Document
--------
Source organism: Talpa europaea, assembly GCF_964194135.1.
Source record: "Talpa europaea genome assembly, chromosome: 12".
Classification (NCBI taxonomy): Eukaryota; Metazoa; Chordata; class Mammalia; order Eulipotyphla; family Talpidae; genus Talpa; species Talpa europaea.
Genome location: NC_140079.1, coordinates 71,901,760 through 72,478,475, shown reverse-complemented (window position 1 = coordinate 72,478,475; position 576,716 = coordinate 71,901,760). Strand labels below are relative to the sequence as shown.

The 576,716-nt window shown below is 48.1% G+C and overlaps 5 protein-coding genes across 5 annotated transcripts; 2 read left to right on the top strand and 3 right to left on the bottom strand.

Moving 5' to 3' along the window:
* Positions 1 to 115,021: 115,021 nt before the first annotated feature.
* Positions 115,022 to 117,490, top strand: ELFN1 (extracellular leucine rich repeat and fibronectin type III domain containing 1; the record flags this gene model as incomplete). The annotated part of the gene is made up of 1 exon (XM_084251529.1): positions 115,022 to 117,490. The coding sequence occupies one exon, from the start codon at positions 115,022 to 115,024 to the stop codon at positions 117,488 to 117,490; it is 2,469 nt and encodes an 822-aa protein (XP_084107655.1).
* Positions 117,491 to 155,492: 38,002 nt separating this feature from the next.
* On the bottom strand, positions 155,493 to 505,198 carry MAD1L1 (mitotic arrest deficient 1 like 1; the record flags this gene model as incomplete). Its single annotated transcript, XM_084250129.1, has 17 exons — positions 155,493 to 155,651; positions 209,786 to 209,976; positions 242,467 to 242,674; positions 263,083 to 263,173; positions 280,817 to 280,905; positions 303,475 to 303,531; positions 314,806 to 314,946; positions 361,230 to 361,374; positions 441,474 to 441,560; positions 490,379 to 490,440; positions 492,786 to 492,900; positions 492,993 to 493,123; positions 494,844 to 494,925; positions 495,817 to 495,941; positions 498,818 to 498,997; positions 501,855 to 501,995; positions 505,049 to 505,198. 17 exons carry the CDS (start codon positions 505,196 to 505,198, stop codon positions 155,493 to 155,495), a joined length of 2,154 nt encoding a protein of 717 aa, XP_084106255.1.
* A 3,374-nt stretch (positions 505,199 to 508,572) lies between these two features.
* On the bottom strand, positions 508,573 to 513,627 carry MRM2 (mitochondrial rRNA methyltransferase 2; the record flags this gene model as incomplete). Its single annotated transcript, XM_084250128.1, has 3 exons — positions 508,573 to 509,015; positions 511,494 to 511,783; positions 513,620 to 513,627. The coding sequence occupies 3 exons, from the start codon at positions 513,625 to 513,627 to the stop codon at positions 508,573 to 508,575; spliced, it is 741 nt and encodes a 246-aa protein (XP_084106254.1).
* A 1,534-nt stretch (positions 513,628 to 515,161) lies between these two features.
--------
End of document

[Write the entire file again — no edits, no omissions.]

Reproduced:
Source organism: Talpa europaea, assembly GCF_964194135.1.
Source record: "Talpa europaea genome assembly, chromosome: 12".
Classification (NCBI taxonomy): Eukaryota; Metazoa; Chordata; class Mammalia; order Eulipotyphla; family Talpidae; genus Talpa; species Talpa europaea.
Genome location: NC_140079.1, coordinates 71,901,760 through 72,478,475, shown reverse-complemented (window position 1 = coordinate 72,478,475; position 576,716 = coordinate 71,901,760). Strand labels below are relative to the sequence as shown.

The 576,716-nt window shown below is 48.1% G+C and overlaps 5 protein-coding genes across 5 annotated transcripts; 2 read left to right on the top strand and 3 right to left on the bottom strand.

Moving 5' to 3' along the window:
* Positions 1 to 115,021: 115,021 nt before the first annotated feature.
* Positions 115,022 to 117,490, top strand: ELFN1 (extracellular leucine rich repeat and fibronectin type III domain containing 1; the record flags this gene model as incomplete). The annotated part of the gene is made up of 1 exon (XM_084251529.1): positions 115,022 to 117,490. The coding sequence occupies one exon, from the start codon at positions 115,022 to 115,024 to the stop codon at positions 117,488 to 117,490; it is 2,469 nt and encodes an 822-aa protein (XP_084107655.1).
* Positions 117,491 to 155,492: 38,002 nt separating this feature from the next.
* On the bottom strand, positions 155,493 to 505,198 carry MAD1L1 (mitotic arrest deficient 1 like 1; the record flags this gene model as incomplete). Its single annotated transcript, XM_084250129.1, has 17 exons — positions 155,493 to 155,651; positions 209,786 to 209,976; positions 242,467 to 242,674; positions 263,083 to 263,173; positions 280,817 to 280,905; positions 303,475 to 303,531; positions 314,806 to 314,946; positions 361,230 to 361,374; positions 441,474 to 441,560; positions 490,379 to 490,440; positions 492,786 to 492,900; positions 492,993 to 493,123; positions 494,844 to 494,925; positions 495,817 to 495,941; positions 498,818 to 498,997; positions 501,855 to 501,995; positions 505,049 to 505,198. 17 exons carry the CDS (start codon positions 505,196 to 505,198, stop codon positions 155,493 to 155,495), a joined length of 2,154 nt encoding a protein of 717 aa, XP_084106255.1.
* A 3,374-nt stretch (positions 505,199 to 508,572) lies between these two features.
* On the bottom strand, positions 508,573 to 513,627 carry MRM2 (mitochondrial rRNA methyltransferase 2; the record flags this gene model as incomplete). Its single annotated transcript, XM_084250128.1, has 3 exons — positions 508,573 to 509,015; positions 511,494 to 511,783; positions 513,620 to 513,627. The coding sequence occupies 3 exons, from the start codon at positions 513,625 to 513,627 to the stop codon at positions 508,573 to 508,575; spliced, it is 741 nt and encodes a 246-aa protein (XP_084106254.1).
* A 1,534-nt stretch (positions 513,628 to 515,161) lies between these two features.